Saturday, 10 March 2012

Roast Beef and Yorkshire Pudding

Last weekend I made a dish that epitomises English cooking - roast beef with Yorkshire pudding. Nothing fancy, but just "darn good"!

I used a piece of Topside beef which I had bought at my local butcher's - the Linkway Butchers in Fleet. It weighed just over a kilogram - I was planning to have some left over for eating cold the following day, because I know that Jane is very partial to a bit of cold roast beef.

I "massaged" the meat with a little oil and then cooked it for about 15 minutes in a very hot oven (240C) to brown it. I then let the oven cool a bit with the door open while I manoeuvred the beef into a roasting-bag, to which I added about a cupful of water before sealing it. Then I cooked it for another hour at 160C. Topside can be rather dry, which is why I cooked the meat in a roasting-bag. This method helps to preserve the meat's natural moisture, as well as adding some extra..

I then cut open the roasting-bag, removed the meat to a carving-board to let it rest, covered with some aluminium foil, retaining the meat juices for making gravy, and cooked the Yorkshire pudding.

I had made the batter for the Yorkshire pudding a few hours earlier. For my batter I used 65g plain flour, 75ml milk, 75ml water, a quarter-teaspoon of salt, one whole egg and one extra egg yolk. All these ingredients were zuzzed-up in a liquidiser until blended, before leaving the batter to stand for a few hours in the fridge.

Once I had removed the fully-cooked meat, I turned the oven up as high as it would go (approx 250C), put a small quantity of vegetable oil into my pudding-tin (which was one with four small compartments), and put it in the oven to heat.

 When the oil was really hot, I poured in my batter, with the pudding-tin resting on the oven shelf next to the open door, so that the oven would cool down only a little while I did this job. Then, I closed the oven door and cooked the Yorkshire pudding for about 20 minutes until fluffy and golden.

While the puddings were cooking I made some gravy with the meat juices thickened with some flour. Oh, and (I nearly forgot) finished my vegetables - roast potatoes, carrots and Spring Greens (a type of cabbage that is grown for its leaf, and does not form a heart).

Then it was just question of plating-up and eating... Actually it was slightly before this that I realised the photographic potential of the meal and snapped-off a couple of rather hurried photos!

This dish is often accompanied by creamed Horseradish, or English Mustard. And in our case, a bottle of very nice Argentinian Syrah-Cabernet Sauvignon Riserva Privada, courtesy of Casillero del Diablo.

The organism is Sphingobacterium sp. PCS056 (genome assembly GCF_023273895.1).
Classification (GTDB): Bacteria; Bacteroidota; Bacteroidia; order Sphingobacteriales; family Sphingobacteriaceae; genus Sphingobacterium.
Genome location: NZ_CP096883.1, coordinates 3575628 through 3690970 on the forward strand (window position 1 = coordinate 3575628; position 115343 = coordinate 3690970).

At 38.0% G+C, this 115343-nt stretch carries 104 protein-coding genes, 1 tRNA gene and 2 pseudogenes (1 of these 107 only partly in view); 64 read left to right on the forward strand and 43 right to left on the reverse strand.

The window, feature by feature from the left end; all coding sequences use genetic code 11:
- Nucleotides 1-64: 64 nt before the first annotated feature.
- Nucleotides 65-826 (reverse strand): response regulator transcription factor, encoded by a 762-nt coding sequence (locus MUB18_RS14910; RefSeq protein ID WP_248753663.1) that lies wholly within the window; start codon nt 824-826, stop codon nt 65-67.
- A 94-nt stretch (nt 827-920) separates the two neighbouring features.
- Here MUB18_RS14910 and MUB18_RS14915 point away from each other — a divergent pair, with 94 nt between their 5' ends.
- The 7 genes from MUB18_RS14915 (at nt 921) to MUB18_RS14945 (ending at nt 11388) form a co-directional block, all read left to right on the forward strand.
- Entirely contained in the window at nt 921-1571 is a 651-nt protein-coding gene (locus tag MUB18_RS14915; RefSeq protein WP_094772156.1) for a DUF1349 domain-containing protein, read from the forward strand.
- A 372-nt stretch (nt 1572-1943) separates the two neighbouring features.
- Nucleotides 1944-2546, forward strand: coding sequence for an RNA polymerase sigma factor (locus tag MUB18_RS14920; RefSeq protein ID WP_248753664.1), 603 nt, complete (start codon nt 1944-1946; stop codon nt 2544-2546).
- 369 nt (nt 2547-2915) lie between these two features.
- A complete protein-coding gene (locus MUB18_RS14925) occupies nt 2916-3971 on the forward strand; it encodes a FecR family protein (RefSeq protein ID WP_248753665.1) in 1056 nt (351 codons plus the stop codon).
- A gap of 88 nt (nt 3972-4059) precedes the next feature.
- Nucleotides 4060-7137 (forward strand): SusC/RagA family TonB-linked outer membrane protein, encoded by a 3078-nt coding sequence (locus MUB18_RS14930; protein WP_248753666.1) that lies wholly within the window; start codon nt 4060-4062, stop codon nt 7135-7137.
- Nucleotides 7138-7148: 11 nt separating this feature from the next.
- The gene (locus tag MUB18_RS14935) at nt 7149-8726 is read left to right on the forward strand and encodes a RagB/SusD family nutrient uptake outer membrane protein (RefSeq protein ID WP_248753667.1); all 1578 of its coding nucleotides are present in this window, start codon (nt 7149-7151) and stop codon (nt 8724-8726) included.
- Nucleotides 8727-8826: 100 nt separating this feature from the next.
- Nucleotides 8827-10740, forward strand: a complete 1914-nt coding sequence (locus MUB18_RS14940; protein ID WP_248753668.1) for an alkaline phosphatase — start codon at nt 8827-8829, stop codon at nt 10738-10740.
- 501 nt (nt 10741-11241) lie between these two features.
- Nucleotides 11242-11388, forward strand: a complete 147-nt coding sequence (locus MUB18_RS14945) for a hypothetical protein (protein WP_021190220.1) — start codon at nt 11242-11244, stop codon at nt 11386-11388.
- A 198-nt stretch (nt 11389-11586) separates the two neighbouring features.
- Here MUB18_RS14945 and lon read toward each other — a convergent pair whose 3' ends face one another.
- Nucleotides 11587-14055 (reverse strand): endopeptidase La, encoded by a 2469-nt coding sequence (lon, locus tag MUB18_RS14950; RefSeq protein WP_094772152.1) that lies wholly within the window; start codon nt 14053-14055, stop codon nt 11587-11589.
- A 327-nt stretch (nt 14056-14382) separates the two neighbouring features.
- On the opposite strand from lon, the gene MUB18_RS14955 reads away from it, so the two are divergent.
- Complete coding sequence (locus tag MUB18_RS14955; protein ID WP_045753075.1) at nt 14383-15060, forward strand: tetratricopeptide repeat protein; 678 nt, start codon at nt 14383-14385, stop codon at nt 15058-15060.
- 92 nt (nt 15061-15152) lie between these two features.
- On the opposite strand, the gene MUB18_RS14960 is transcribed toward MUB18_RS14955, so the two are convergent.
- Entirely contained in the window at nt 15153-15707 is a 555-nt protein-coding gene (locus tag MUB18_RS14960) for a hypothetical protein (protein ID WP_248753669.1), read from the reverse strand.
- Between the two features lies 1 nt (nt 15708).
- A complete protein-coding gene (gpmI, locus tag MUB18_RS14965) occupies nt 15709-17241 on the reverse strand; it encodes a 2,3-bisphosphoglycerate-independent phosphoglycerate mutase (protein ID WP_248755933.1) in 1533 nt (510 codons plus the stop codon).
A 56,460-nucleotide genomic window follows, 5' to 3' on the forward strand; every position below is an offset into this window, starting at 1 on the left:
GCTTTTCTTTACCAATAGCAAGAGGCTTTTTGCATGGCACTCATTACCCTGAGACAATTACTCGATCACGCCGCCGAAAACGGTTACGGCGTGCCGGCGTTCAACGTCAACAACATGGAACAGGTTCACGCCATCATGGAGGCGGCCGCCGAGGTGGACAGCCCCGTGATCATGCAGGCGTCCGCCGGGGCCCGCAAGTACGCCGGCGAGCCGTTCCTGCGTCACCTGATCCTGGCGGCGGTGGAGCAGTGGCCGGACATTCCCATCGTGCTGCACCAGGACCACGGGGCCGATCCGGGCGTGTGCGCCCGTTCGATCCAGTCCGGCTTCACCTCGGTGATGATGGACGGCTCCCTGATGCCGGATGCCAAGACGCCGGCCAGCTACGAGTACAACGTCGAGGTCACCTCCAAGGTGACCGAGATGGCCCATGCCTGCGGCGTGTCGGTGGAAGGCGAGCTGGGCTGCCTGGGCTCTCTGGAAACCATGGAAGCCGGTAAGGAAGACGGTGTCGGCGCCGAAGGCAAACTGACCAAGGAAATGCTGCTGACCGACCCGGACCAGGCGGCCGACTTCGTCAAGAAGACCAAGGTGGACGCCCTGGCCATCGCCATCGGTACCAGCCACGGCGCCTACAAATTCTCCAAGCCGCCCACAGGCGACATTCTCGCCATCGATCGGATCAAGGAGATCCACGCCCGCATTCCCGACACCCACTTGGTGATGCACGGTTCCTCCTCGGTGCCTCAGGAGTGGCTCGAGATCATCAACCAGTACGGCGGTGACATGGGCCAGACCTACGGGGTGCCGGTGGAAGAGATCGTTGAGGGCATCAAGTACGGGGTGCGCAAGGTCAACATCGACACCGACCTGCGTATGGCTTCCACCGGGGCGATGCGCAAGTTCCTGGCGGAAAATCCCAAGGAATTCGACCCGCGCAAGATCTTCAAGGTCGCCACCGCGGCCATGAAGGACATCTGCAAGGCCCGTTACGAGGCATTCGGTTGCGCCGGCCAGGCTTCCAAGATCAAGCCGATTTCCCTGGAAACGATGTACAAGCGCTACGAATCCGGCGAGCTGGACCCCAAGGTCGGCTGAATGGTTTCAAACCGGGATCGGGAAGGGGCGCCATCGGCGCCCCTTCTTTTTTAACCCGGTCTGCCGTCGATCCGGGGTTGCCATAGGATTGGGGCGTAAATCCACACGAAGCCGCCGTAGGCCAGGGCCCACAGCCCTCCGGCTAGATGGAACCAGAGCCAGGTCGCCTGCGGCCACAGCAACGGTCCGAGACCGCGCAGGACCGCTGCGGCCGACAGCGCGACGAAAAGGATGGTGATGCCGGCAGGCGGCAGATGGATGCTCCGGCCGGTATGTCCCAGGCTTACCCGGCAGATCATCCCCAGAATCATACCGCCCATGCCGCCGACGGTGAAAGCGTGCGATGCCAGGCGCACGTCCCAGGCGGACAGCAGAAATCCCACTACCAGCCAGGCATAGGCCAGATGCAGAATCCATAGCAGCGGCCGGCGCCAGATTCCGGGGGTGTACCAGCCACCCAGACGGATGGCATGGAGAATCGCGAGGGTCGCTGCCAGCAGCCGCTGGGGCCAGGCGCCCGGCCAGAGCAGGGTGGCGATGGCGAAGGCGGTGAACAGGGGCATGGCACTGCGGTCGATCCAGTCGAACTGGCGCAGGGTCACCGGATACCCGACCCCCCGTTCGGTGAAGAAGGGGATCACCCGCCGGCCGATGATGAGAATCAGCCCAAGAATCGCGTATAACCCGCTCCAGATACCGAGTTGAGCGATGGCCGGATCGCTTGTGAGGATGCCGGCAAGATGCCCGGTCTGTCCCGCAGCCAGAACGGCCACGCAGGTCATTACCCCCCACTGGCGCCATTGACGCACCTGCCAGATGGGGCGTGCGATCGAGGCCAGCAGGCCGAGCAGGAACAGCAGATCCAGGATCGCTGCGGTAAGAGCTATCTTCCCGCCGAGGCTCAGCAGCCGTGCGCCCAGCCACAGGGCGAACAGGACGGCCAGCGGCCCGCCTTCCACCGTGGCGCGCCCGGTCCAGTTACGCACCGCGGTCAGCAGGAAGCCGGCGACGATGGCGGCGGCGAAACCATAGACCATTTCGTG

The verdict: the meat was tasty, though still quite firm (but not tough like Topside sometimes is), but the stars of the show were clearly the Yorkshire puddings. They were light and fluffy - soft on the inside but crispy on the outside - and (wonder of wonders) did not stick to the pan. I must have got the technique right, which pleased me no end since this was actually the first time I have ever made Yorkshire pudding. Beginner's Luck maybe.

The leftovers:

The credits: In general I followed the advice given by Hugh Fearnley-Whittingstall in his book "The River Cottage Meat Book". We're seldom disappointed with one of HFW's recipes...


  1. This looks delicious! One plate for me please!

  2. So how well done was your beef? - I don't like to see any blood so avoid beef when in France as however well done you ask for it to be done it comes onto the table with a pulse. That's after the waiter curls his nose for you having the lack of taste that allows you to ask for well done meat!

  3. But you didn't put any gravy into hollow in the Yorkies!

  4. Sue; I used to be like you are with the meat, but as I get older my preference is changing. I still don't like very rare meat, but I can tolerate pink. The best bit of all is the end piece though - crispy and blackened is good!

    Toffeeapple: Maybe I put the gravy in after the photo was taken... Who knows? The yorkies certainly didn't hang around long enough to go soggy!

  5. I have never had Yorkshire Pudding! But I will ammend that his summer! Yours certainly looked delicious as well as very pretty.

  6. Roast beef and Yorkshire puds has to be my favourite meal, perhaps because I'm a Yorkshire gal.

  7. It does look good. I have never tried Yorkshire pudding and found your post very interesting. It just puffs up like that with just flour, eggs, milk, water and salt? If you had put gravy in it, would it just have been gravy made from the drippings?

  8. Big Mistake Mark....I shouldn't have visited you until I'd eaten.
    This looks so good. I adore yorkshire's! Oh yes and beef's not bad either.
    I have a Greek styled butterfly leg of lamb on the Barbie as we speak...
    wish it was cooked already. I'm starving now ;)

  9. Becky; Yes, it's magic, isn't it? Very simple recipe, yet very delicious result. I think the key element is having the oven+oil as hot as possible. And the gravy was indeed made with the meat juices with some added water, but thickened with some flour.

  10. No horseradish whats up with that? lol I am going to have to try making yorkshire pudding it sounds great with a dollop of gravy yummm'..

  11. Mark doesn't like hosreradish - can you believe that? But I made up for it with a huge dollop on my plate! And his Yorkshire Puddings were better than any I've ever made.

  12. The pudding is gorgeous, I'll have to give it a go, I wonder if I can use a muffin pan....

  13. Yes good old british sunday roast,nothing beats it, and these images , well Im darn hungry now,just looking.


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